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Scientists have just made hydrogen production much more efficient

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Posted October 31, 2019

Electric cars are all the rage these days, but they still have their limitations. Staying for 45 minutes in a charging station is not everyone’s cup of tea. But there are cars that make their own electricity and could be topped off in a few minutes. And now a new study from universities in the UK, Portugal, Germany and Hungary described a new way to provide some hydrogen fuel for them.

Hyundai NEXO – one of the most advanced and most popular hydrogen fuel cell cars in the world. Essentially, it is an electric car, which produces its own electricity. Image credit: Hyundai

We can make hydrogen no problem. In fact, there are many ways to make hydrogen. One of them is electrolysis, which allows splitting water molecules into oxygen and hydrogen. The only problem with it is that this process requires a tremendous amount of energy – much more than we are ready to provide. But now scientists found an easier way to produce hydrogen from water and it could be the way towards a more sustainable future.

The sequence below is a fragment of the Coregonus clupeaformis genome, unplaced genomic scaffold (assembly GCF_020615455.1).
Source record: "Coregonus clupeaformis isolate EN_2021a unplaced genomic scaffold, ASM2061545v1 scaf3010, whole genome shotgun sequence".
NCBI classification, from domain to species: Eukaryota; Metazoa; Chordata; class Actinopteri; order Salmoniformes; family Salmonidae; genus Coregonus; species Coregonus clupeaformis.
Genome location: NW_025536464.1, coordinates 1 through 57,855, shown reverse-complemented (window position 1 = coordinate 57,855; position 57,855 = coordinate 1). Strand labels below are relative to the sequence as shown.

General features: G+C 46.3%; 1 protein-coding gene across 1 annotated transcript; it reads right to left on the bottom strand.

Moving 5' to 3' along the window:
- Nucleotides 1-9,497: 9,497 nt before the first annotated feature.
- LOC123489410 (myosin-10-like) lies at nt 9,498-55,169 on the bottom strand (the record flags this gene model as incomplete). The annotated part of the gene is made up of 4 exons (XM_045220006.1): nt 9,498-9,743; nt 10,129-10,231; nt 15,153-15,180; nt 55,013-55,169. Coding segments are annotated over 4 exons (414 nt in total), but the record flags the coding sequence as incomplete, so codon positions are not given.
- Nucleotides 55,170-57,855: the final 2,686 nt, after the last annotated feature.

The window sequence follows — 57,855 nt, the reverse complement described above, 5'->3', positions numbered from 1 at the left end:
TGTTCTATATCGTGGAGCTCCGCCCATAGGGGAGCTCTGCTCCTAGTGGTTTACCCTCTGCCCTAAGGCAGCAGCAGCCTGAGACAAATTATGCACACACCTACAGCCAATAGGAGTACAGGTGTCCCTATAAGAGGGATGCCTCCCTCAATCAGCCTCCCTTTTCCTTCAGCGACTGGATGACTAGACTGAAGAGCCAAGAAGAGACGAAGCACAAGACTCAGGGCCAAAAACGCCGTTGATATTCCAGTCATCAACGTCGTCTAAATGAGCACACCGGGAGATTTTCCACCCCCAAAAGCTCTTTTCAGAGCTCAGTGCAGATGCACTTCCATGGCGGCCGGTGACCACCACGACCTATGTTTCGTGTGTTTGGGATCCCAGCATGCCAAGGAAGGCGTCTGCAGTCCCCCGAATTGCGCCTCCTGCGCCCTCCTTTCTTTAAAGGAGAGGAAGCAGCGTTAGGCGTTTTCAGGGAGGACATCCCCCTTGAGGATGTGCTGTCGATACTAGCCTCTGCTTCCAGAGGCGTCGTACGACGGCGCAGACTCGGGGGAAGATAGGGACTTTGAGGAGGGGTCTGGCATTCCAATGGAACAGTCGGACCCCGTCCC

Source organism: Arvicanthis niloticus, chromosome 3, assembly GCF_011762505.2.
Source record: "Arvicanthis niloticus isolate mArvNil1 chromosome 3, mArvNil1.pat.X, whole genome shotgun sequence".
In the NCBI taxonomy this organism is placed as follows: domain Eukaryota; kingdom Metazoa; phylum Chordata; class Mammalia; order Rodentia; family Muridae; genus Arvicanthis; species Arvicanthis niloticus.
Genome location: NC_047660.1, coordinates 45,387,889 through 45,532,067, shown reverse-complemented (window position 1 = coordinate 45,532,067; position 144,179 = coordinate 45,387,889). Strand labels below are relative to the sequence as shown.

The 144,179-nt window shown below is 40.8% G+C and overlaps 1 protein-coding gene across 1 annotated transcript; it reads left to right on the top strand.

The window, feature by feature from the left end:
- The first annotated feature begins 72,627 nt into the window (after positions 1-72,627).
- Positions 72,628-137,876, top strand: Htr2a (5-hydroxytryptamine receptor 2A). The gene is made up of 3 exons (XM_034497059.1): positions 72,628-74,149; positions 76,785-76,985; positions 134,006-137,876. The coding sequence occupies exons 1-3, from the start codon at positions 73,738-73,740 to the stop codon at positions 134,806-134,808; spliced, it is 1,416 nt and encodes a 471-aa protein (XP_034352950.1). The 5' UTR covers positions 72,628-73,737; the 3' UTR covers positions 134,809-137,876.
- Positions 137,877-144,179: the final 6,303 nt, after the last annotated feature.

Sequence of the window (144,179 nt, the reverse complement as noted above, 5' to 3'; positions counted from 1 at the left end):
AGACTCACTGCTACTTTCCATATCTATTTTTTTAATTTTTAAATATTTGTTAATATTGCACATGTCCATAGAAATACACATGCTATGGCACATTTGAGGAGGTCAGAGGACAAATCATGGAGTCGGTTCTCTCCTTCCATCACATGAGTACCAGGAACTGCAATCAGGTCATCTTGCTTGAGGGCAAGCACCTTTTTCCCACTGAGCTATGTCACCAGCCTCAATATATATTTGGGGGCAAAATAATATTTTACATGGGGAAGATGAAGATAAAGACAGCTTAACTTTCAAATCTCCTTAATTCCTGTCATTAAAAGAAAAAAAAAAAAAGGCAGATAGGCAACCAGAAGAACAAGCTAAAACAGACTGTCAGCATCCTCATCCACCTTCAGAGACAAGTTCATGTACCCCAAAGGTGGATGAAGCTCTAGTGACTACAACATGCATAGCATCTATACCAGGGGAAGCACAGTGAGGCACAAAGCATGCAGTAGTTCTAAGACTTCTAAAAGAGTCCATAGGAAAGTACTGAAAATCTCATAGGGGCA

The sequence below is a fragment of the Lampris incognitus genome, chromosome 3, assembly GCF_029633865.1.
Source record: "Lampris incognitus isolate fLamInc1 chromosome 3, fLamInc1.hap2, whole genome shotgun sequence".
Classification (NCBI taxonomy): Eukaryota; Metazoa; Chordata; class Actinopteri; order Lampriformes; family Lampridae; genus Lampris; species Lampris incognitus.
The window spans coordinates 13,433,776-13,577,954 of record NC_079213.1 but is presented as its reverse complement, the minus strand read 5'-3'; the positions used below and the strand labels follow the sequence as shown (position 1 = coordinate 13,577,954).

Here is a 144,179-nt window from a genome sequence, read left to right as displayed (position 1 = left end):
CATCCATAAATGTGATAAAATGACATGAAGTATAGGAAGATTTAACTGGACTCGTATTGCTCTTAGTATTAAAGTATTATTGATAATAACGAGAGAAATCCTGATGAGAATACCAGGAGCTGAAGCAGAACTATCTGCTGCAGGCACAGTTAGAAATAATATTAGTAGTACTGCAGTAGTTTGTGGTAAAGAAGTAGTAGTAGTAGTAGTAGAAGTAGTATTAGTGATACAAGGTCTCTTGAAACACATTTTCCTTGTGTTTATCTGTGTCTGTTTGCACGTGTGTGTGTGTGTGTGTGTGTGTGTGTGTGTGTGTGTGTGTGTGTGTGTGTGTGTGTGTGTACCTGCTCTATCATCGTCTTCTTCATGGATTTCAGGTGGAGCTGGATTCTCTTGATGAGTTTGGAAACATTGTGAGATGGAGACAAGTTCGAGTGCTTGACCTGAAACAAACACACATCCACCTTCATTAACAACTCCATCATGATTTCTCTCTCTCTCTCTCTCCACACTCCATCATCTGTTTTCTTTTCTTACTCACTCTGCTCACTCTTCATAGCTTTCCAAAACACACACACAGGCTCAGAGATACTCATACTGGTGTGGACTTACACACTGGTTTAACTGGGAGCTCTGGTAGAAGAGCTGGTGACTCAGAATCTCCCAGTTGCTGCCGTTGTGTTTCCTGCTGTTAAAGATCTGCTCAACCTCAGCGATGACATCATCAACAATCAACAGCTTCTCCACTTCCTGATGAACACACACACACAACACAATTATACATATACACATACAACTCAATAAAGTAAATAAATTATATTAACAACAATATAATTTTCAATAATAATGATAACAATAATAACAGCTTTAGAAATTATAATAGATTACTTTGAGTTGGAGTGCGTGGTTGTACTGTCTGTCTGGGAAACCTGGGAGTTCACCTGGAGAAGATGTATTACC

Scientists found that pulsing electric current through a layered catalyst allows doubling the amount of hydrogen produced per millivolt of electricity. That is a huge achievement, but, of course, it still requires electricity – there is no way around it. However, that electricity could come from renewable power sources. In fact, this technology could allow making hydrogen from otherwise wasted energy, which is produced during hours of reduced consumption.

Wind and solar power are great sources of energy. But you typically do not consume a lot of electricity when the Sun is shining. And the wind does not blow according to our energy needs. This means that a lot of excess electricity is simply wasted. That is why scientists are working on novel ways to accumulate electricity for the times when it is needed the most. Batteries can be used to this job, but they are expensive and wear out rather quickly. Using that extra electricity to produce fuel could be a better way to go.

Dr Alexey Ganin, leader of the research team, said: “Batteries are one way to do that, but hydrogen is a very promising alternative. Our research provides an important new insight into producing hydrogen from electrolysis more effectively and more economically, and we’re keen to pursue this promising avenue of investigation”.

Scientists say that machine learning algorithms could be used to fine-tune the electrolysis process. That is why the next stage of the research is the development of artificial intelligence system, which will replace human input in the search for the most effective electronic structures use in similar catalytic processes. At the end of the day, electrolysis could be even more efficient.

Hydrogen produced in this way could power trucks, cars and buses. Essentially, this would be hydrogen made from energy that would be otherwise wasted. However, we are yet to see if this will be the most efficient solution.

 

Source: University of Glasgow

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